'Wine terrorists' flood town
An entire street, cellars of apartment blocks and underground car parks have been flooded with wine in a southern French town after a suspected act of sabotage by a shadowy group of "wine terrorists."
Thousands of litres of the tipple poured out of five giant vats of a wine merchant late on Tuesday evening in the Mediterranean port of Sète.
The wine flooded the avenue Maréchal-Juin, the street in front of the wine merchant's premises, and was several inches deep along a stretch of the road.
It also found its way into the cellars and underground car parks of nearby apartment blocks, and the smell of wine filled the entire district.
It took firefighters half an hour to drain the liquid away.
Police did not comment on what had caused the massive leak, but the local press was quick to speculate that it was the work of saboteurs such as the Comité d'Action Viticole (Wine Action Committee), a shadowy group of "wine terrorists" bent on militant action to protect local produce from foreign imports.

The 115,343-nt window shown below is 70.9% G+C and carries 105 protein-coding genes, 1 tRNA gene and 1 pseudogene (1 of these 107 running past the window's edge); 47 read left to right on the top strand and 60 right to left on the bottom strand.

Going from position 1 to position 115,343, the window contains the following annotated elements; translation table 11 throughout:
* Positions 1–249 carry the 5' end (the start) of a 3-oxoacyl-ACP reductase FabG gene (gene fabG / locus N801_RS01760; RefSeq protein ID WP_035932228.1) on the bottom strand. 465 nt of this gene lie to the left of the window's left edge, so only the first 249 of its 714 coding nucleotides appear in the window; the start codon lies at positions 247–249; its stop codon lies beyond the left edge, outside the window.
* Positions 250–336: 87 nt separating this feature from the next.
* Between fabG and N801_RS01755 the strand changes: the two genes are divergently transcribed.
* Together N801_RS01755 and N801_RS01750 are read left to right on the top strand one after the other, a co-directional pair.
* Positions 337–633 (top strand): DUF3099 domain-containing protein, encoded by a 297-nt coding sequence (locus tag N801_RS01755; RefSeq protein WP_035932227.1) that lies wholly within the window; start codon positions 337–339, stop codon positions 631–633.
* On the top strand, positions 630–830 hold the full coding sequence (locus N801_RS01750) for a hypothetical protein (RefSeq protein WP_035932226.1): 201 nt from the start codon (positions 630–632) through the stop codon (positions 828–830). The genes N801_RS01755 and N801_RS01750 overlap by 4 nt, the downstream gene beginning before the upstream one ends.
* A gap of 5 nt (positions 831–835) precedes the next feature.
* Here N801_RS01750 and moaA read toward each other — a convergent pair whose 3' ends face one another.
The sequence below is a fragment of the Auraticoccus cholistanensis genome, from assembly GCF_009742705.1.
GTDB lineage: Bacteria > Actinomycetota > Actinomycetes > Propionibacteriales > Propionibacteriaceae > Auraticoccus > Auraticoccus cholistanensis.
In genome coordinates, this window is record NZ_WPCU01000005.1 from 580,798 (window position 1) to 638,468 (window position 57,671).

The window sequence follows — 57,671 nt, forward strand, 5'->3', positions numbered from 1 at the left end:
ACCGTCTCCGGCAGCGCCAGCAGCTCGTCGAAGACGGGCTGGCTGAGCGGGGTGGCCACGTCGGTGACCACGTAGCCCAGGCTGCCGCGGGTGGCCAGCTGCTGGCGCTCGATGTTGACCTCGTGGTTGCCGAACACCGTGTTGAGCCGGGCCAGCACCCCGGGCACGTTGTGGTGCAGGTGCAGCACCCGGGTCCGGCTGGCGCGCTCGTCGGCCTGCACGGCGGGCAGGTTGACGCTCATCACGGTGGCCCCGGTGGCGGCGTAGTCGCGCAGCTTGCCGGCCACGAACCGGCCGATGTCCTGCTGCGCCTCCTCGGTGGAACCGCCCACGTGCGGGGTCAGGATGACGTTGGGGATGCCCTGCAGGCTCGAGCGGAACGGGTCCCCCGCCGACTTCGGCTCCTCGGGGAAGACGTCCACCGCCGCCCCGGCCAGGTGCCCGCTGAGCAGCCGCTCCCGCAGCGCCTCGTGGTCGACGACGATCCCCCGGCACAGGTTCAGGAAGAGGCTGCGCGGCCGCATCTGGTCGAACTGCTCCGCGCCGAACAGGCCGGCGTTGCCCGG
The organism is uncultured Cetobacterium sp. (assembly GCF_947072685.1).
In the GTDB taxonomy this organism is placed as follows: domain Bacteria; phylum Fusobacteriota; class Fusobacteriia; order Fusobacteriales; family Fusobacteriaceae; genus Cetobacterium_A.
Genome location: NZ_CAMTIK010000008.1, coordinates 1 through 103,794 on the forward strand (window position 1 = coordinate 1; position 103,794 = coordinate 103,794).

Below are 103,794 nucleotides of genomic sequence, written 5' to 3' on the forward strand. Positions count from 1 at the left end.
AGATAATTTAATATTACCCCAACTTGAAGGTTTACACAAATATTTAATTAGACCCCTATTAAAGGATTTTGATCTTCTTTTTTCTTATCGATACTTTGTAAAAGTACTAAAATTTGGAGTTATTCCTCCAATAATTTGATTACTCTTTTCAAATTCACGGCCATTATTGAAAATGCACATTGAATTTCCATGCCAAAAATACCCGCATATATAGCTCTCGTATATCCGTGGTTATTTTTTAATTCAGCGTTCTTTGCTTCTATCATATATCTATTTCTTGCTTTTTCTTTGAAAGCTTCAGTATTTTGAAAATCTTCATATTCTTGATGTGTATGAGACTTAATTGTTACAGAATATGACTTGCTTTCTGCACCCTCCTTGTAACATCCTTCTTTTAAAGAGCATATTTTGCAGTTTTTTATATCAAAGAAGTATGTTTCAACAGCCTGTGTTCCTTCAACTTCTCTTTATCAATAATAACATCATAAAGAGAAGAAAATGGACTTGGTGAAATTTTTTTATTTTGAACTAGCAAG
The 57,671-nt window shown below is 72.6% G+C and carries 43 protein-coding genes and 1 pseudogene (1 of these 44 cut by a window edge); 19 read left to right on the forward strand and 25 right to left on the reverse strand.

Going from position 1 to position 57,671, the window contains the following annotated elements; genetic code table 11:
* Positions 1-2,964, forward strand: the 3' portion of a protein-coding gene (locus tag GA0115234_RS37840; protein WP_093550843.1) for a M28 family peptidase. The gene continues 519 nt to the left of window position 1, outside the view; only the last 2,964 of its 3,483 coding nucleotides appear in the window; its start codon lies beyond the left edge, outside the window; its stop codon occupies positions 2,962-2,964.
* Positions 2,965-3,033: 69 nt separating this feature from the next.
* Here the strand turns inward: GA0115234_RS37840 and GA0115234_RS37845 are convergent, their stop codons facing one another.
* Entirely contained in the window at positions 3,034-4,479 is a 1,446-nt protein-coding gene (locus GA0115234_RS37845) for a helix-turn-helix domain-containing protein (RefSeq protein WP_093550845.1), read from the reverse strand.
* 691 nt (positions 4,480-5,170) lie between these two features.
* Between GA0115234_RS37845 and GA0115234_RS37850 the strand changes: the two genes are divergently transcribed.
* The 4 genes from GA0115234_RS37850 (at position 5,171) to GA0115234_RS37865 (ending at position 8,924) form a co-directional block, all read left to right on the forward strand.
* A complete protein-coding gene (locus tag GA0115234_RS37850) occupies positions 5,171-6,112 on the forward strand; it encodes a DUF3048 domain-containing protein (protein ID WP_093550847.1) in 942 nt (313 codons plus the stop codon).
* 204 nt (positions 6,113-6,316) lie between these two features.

The group, which previously went under the name CRAV, has been active since 1970 in France's biggest wine-growing region, now called Languedoc-Roussillon-Midi- Pyrénées, where Sète is located.
It has in recent years hijacked tankers of foreign wine and dynamited government buildings or supermarkets.
In April this year, French wine makers hijacked five tankers full of Spanish wine on the border, pouring the equivalent of 90,000 bottles of red and white down the drain in protest at "unfair competition".
It is speculated that the Comité d'Action Viticole was also behind that attack.
Industry figures show that France is now the biggest buyer of Spanish wine - purchasing almost 400 million hectolitres in Languedoc-Roussillon alone in 2014, and some 10pc more last year.